Apparently, John Rentoul’s piece, arguing that the level of inequality in Britain has not changed significantly in the last twenty years, has been making waves. This is slightly surprising as it’s not the first time he has said it. Or even the second.
He’s right, though – at least in one sense. The Gini Coeffiecient, the most widely accepted measure of inequality, saw a sharp rise in the 1980s and early 1990s and has stabilised since. According to OECD figures, it dropped slightly in the 2000s and is still not back to its 2000 peak, suggesting that, perhaps, New Labour were actually more Labour than they liked to admit.
The figures on this chart show the Gini coefficient after taxes and transfers – that is, after the redistributing effects of taxation and public spending.
Digging into the OECD dataset, the figures before taxes and transfers tell an interesting story too.
UK Gini coefficient before and after taxes and transfers 1975 – 2010
The two decades between 1975 and 1995 saw a significant increase in the disparities between market incomes which were, to some extent, offset by taxes and public spending. This suggests that a significant proportion of the increased income of the rich was clawed back. There may have been some high-profile tax dodgers but taxation and public spending has mitigated the impact of the more unequal income distribution. Since the mid-1990s, taxes and transfers have reduced the Gini coefficient of market incomes by around 25 percent, so most of the newly rich must be coughing up at least some of their new found wealth.
These figures also suggest that there hasn’t been much of a change in the difference between market incomes since 2000 – in other words, income disparities didn’t change much during the Blair years.
But hang on, weren’t the 2000s the decade in which the banks let rip and a few people became exceedingly rich, while trashing the world economy? How come the UK’s Gini coefficient didn’t shoot through the roof?
This, says Tom Freeman, is one of the weaknesses of the Gini coefficient. It can’t tell you what is going on at the extremes. He has very cleverly, using data from the Institute for Fiscal Studies, calculated the Gini coefficient for each income quintile.
This shows that the disparities in income are much higher at each end of the income scale, especially at the top. What seems to have happened during the 2000s is that a small group of high earners pulled away from everyone else but there were not enough of them to affect the overall Gini coefficient.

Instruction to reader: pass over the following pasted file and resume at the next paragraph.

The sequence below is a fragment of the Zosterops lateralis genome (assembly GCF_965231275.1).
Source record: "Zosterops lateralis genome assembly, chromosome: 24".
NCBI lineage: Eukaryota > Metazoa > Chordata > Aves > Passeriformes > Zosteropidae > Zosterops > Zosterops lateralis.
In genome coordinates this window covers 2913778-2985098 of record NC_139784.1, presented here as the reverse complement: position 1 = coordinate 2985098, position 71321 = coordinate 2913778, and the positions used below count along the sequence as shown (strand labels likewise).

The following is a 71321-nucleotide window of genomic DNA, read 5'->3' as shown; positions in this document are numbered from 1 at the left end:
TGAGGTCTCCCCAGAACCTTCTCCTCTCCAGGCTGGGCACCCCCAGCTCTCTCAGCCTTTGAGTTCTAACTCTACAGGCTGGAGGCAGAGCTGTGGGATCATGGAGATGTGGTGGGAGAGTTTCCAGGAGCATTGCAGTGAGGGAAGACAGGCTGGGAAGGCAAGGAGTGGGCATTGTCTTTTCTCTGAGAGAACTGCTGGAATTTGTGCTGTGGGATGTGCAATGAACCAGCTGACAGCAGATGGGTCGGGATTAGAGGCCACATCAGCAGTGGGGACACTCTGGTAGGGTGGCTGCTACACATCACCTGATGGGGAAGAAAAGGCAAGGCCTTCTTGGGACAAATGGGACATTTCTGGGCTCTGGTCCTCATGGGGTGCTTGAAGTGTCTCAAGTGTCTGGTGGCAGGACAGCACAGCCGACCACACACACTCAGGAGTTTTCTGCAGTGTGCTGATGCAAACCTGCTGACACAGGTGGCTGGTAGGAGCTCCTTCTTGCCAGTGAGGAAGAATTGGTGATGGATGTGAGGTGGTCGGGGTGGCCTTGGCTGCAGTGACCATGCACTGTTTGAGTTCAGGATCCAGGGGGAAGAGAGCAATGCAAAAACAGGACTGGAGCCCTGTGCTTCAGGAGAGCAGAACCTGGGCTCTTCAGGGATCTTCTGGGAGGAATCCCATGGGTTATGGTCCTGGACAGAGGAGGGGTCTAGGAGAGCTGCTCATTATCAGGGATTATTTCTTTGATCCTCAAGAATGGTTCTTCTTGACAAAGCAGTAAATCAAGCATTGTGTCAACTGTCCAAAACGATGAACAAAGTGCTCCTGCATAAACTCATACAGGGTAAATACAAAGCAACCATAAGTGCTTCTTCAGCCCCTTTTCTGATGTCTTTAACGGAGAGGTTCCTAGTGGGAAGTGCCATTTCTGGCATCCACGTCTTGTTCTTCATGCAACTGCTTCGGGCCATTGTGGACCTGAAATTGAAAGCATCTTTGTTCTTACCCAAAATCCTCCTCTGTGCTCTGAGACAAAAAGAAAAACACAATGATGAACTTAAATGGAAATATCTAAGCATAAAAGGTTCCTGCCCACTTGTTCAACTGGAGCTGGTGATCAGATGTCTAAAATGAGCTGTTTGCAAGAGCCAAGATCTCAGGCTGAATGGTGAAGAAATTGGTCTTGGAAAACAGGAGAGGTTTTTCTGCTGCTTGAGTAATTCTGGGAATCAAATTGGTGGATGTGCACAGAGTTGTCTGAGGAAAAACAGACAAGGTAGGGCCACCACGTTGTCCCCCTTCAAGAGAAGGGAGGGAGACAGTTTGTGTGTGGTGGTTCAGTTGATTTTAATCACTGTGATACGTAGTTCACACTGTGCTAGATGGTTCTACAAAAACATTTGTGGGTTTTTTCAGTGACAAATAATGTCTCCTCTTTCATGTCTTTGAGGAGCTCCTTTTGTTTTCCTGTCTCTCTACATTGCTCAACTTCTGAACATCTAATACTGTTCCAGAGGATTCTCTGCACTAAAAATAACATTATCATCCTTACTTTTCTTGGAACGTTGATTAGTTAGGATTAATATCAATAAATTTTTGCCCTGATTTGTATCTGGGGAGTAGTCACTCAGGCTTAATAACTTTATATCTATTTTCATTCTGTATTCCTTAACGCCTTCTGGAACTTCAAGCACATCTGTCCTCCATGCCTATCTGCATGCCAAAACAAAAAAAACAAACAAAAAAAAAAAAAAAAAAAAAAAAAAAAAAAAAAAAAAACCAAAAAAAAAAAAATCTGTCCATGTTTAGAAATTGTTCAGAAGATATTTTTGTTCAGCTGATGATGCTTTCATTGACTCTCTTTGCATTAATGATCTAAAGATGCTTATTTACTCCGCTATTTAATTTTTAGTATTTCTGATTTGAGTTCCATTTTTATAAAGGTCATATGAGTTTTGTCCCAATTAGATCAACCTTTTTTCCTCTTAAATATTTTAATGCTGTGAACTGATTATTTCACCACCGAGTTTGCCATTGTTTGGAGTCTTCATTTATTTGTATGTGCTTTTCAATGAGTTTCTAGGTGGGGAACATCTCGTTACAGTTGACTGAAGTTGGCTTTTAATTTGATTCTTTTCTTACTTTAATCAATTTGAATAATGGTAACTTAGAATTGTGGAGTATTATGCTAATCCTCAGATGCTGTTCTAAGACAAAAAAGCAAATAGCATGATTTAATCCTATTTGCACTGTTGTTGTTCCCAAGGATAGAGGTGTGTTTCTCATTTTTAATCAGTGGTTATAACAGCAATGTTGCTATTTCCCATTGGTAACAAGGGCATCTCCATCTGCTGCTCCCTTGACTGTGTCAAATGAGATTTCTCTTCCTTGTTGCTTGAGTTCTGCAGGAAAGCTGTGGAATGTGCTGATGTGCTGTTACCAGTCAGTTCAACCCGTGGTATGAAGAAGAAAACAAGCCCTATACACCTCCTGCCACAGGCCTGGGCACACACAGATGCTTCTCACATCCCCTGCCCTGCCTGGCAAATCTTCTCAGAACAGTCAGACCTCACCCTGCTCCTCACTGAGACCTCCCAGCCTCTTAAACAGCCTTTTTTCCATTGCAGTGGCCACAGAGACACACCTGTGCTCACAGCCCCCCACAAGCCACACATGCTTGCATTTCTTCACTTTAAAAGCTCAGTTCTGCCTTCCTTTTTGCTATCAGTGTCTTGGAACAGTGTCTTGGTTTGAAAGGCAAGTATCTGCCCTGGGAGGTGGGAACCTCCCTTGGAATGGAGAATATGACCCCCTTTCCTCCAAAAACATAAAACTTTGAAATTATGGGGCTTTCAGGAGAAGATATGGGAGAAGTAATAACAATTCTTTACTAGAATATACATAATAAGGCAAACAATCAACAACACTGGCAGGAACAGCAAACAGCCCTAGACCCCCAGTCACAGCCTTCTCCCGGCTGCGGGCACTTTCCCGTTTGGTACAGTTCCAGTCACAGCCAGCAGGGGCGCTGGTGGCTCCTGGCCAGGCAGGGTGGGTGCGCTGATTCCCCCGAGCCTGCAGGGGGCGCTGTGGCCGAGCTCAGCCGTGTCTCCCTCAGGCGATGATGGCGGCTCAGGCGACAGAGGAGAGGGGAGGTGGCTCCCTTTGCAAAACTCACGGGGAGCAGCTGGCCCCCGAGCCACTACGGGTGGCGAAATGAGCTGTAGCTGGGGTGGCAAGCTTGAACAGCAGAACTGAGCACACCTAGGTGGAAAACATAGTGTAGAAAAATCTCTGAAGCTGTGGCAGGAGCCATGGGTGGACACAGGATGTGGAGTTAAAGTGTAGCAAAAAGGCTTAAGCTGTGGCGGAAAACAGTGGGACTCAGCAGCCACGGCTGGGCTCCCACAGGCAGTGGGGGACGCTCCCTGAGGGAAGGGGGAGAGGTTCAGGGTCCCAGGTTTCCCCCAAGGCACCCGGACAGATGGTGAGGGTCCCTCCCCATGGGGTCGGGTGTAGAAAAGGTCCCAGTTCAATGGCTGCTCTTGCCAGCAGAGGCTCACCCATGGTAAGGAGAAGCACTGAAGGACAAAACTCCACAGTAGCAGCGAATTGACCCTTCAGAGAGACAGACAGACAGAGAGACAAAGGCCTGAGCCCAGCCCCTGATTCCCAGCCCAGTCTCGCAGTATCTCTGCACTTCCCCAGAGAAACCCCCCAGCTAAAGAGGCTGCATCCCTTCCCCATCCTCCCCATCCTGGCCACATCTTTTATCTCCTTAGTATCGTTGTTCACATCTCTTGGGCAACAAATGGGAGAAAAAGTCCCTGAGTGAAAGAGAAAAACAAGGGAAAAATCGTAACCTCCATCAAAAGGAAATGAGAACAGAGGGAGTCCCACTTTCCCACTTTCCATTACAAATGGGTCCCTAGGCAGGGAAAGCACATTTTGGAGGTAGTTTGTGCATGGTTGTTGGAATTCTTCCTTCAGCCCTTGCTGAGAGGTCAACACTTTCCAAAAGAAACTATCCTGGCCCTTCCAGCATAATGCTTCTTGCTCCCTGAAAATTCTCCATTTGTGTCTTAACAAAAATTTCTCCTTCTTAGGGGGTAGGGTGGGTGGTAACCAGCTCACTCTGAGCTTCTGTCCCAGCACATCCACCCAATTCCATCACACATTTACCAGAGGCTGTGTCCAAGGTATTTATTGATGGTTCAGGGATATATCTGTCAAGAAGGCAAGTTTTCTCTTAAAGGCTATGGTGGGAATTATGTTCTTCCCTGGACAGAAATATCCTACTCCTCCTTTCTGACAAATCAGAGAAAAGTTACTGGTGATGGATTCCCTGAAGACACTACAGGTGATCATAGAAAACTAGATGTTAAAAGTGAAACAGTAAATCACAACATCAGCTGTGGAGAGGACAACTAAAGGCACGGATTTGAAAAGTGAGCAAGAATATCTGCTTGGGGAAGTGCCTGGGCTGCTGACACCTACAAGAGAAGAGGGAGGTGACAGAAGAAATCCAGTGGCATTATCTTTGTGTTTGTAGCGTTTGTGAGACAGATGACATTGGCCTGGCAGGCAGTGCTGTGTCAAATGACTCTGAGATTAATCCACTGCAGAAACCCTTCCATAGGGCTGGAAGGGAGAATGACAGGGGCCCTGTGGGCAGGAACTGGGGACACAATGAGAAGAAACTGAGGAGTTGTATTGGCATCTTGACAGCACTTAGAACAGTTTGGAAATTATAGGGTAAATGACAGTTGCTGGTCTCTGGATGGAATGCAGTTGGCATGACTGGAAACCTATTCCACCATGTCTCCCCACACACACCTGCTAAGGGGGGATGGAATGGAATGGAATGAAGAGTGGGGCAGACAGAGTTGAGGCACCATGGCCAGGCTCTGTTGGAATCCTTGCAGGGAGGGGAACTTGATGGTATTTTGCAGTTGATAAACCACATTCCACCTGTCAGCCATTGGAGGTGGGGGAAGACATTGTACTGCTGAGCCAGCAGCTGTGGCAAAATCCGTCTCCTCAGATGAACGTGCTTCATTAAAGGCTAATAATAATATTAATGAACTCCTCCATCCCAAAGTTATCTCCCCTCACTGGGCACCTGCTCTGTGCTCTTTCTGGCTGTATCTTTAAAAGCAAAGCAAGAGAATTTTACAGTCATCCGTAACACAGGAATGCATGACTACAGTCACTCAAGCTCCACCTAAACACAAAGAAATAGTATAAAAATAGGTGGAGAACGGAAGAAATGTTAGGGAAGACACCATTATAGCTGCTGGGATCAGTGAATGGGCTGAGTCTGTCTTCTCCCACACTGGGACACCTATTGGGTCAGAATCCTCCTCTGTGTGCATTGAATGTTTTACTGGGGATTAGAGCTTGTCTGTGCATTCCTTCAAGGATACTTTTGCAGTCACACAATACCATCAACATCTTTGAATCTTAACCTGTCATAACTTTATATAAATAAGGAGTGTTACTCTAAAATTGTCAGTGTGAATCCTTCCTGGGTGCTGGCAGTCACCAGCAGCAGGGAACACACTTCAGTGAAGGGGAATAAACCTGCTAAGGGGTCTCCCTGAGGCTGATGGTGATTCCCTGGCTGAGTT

As Chris points out, the share of the post-transfer income of the top 20 percent is about the same now as it was 20 years ago – around 45 percent. The share of the top 1 percent has increased from 9.8 percent to 13.9 percent. If you play around with the World Top Incomes Database you find that the top 0.5 percent have added almost four percentage points to their share of wealth over the last twenty years, going from 6.72 percent to 10.23 percent. The very rich have become extremely rich.
When people talk about ‘the rich’ they almost always mean ‘the people richer than me’. Few people actually admit to being rich. A couple with an after-tax income of £120,000 will find themselves in the top 1 percent of earners yet most of these people will not describe themselves as rich. I often have conversations with left-leaning friends in this income bracket who insist that the best way to solve the UK’s fiscal problems is to tax the rich. When I try to explain to them that, relative to 99 percent of the population they are the rich, they usually protest. The reason they protest is that they are comparing themselves to the super-rich.
Over the last ten years, the gap between the well-off, the rich and the stinking rich has widened. But the publicity given to stratospheric bonuses and fat-cat payoffs has created the impression that such wealth is more commonplace than it really is. The Gini coefficient has barely moved since 2000 because only a few people earn these huge amounts. There is also some evidence, as John Rentoul says, that those at the very top have seen reductions in their incomes since the recession. The Gini coefficient has fallen slightly and the top 1 percent’s income share has dropped slightly since 2007.
Rich people and their enormous earnings make good headlines and give an impression of an ever widening gulf in society but their numbers are relatively small. If governments are going to tax the rich more heavily, by whatever means, some of us might be shocked to find that ‘the rich’ includes us.